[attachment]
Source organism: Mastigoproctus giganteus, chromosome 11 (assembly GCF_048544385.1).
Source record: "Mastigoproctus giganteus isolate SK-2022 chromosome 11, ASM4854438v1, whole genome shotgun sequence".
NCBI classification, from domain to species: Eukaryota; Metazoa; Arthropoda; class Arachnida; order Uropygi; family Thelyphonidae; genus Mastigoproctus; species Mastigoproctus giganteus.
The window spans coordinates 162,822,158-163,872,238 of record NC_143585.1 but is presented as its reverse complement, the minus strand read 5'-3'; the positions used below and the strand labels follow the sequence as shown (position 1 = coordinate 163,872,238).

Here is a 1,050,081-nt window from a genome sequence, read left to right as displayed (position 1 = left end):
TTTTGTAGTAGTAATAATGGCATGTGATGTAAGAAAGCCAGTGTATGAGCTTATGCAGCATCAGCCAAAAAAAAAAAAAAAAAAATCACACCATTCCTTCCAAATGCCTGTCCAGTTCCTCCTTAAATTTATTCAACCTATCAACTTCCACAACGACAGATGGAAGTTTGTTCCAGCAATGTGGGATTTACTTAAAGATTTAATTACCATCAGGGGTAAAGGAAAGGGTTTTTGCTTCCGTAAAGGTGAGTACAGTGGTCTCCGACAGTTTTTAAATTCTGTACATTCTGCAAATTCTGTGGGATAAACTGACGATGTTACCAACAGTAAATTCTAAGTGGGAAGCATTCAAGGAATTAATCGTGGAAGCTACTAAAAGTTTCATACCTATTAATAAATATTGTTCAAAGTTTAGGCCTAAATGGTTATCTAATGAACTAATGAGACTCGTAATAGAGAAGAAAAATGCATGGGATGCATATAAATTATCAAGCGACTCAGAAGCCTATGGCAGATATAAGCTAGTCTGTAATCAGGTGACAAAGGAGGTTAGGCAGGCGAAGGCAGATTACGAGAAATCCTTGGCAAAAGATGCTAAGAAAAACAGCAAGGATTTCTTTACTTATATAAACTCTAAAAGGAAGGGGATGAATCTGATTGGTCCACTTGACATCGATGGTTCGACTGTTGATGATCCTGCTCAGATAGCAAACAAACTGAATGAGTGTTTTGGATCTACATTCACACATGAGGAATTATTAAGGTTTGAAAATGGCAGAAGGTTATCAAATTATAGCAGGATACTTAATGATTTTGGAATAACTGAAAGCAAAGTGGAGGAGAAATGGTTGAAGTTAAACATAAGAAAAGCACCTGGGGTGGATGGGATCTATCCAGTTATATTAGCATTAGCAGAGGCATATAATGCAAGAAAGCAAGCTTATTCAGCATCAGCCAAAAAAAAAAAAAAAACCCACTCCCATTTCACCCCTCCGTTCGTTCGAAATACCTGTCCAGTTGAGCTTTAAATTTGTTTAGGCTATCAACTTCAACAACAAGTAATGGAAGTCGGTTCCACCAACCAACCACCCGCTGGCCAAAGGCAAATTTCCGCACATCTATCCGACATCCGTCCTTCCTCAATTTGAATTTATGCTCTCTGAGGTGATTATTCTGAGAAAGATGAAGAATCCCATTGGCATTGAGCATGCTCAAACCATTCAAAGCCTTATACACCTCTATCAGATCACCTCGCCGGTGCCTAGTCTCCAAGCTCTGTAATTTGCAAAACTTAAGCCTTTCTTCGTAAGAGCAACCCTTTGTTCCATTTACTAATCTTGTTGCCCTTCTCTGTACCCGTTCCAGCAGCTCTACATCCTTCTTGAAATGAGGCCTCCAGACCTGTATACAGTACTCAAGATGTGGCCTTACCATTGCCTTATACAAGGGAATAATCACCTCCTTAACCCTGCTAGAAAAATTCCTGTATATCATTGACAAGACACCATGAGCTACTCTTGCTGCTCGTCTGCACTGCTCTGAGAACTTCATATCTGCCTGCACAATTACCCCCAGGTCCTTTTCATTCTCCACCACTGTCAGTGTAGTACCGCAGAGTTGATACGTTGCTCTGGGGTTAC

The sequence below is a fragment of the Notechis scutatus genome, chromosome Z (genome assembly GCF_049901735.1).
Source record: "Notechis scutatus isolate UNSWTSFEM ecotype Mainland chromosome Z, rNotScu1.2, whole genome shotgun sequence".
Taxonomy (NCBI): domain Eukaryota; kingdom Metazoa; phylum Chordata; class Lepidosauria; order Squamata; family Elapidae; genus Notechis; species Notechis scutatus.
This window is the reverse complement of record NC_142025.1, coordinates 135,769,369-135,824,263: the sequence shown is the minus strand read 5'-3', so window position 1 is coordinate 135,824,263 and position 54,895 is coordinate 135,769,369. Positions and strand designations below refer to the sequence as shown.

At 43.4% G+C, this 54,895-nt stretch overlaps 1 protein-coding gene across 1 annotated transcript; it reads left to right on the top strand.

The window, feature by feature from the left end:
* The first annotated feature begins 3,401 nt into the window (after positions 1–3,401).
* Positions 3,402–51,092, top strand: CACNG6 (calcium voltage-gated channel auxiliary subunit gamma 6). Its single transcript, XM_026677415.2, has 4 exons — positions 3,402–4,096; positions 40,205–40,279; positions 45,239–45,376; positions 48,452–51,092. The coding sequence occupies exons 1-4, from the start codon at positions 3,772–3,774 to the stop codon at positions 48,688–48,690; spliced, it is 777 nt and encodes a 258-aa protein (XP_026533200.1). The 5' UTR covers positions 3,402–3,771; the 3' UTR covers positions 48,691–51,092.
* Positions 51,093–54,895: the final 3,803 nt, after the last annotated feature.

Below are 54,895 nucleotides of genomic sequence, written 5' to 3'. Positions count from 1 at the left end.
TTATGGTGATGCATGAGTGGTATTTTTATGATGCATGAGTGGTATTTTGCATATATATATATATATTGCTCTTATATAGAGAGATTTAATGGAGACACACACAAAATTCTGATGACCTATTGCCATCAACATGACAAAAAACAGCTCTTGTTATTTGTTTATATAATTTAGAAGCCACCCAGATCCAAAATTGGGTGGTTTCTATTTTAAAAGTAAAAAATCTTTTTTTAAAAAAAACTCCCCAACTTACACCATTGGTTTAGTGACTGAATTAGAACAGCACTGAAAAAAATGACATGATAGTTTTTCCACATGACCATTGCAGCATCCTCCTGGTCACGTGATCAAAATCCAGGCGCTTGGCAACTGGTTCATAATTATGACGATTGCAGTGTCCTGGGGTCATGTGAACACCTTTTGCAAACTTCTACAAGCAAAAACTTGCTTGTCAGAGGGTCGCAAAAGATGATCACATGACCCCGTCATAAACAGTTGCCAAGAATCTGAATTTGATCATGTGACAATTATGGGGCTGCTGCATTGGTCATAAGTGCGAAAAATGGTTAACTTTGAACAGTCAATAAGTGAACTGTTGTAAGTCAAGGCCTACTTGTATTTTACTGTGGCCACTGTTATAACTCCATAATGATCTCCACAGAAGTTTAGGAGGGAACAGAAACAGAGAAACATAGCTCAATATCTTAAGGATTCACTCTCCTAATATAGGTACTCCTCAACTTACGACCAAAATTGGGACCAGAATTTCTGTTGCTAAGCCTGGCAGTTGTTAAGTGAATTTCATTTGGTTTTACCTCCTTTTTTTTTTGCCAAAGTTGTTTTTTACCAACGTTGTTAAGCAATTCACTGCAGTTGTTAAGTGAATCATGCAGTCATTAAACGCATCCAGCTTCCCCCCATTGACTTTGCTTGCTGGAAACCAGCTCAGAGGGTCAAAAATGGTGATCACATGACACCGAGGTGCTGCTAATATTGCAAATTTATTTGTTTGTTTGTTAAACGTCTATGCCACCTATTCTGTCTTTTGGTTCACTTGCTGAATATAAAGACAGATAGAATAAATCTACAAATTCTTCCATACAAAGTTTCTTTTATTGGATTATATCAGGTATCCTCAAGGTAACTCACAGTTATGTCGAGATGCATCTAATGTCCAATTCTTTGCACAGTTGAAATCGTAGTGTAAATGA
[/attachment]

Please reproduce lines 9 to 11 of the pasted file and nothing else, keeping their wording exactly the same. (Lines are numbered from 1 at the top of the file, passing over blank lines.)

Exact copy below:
Taxonomy (NCBI): domain Eukaryota; kingdom Metazoa; phylum Chordata; class Lepidosauria; order Squamata; family Elapidae; genus Notechis; species Notechis scutatus.
This window is the reverse complement of record NC_142025.1, coordinates 135,769,369-135,824,263: the sequence shown is the minus strand read 5'-3', so window position 1 is coordinate 135,824,263 and position 54,895 is coordinate 135,769,369. Positions and strand designations below refer to the sequence as shown.

At 43.4% G+C, this 54,895-nt stretch overlaps 1 protein-coding gene across 1 annotated transcript; it reads left to right on the top strand.